|Title:||Explanations to the Evolution of Landscapes in Geomorphology|
|Abstract:||The chapter reviews landscape evolution models from classical period to date. The classical models include catastrophism and uniformitarianism, some of the early modern era ones are, dynamic equilibrium, geographic cycle, slope replacement and the recent ones are classified as geomorphic transport laws. The classical and early modern models are describe as descriptive because they lack numeric measurements of processes and forms whiles the contemporary models that are more empirical are termed quantitative. The fundamental principles underlying these models, limitations and strengths have been examined. Geomorphology is moving towards the quantitative phase of explaining earth surface processes and landforms because of the need to be predictive of future trends base on findings of past and current studies. However, due to the peculiarity of the discipline, geomorphogists need to work with other environmental and earth scientists to be able to develop models that will be useful and applicable in explaining landscape processes and forms.|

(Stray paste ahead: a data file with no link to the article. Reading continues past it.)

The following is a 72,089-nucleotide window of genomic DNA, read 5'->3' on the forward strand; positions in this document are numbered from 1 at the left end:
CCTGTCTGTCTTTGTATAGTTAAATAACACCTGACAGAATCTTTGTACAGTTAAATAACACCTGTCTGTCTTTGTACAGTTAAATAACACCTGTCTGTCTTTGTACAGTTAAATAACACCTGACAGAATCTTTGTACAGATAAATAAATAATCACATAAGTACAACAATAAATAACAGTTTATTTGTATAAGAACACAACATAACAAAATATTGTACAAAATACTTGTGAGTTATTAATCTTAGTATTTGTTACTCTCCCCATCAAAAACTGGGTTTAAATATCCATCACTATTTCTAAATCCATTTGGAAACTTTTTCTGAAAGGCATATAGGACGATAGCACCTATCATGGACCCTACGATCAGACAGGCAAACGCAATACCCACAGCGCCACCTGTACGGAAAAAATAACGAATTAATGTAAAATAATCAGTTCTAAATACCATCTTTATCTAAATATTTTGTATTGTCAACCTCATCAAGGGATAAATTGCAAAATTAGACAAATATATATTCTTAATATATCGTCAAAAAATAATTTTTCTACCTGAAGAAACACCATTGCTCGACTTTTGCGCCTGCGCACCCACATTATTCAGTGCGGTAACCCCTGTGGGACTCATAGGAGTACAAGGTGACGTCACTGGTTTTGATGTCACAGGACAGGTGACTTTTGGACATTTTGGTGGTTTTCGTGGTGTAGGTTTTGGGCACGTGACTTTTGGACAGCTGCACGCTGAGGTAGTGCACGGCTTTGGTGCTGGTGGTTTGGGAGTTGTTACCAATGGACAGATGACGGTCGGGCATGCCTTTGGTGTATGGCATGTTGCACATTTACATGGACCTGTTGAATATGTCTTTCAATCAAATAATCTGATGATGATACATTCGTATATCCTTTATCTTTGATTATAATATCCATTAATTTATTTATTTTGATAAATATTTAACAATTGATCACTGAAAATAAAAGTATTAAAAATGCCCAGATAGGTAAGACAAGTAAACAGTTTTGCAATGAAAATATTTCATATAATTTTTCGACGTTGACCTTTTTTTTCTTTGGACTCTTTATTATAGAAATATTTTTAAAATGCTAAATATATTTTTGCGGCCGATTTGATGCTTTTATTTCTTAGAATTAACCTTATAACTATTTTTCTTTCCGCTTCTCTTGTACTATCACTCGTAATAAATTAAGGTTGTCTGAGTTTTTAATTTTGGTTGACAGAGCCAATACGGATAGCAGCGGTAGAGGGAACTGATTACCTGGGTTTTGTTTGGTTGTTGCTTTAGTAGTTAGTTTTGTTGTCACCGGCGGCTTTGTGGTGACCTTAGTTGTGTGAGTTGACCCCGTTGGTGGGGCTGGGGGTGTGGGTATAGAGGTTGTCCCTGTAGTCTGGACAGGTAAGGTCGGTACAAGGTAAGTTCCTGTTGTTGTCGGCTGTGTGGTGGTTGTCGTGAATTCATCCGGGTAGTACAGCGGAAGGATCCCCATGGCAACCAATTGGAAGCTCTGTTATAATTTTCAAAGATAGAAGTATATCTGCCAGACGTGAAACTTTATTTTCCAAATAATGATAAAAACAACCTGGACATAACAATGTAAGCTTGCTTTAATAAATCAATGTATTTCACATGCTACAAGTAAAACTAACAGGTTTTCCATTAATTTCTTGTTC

|Appears in Collections:||Geography|
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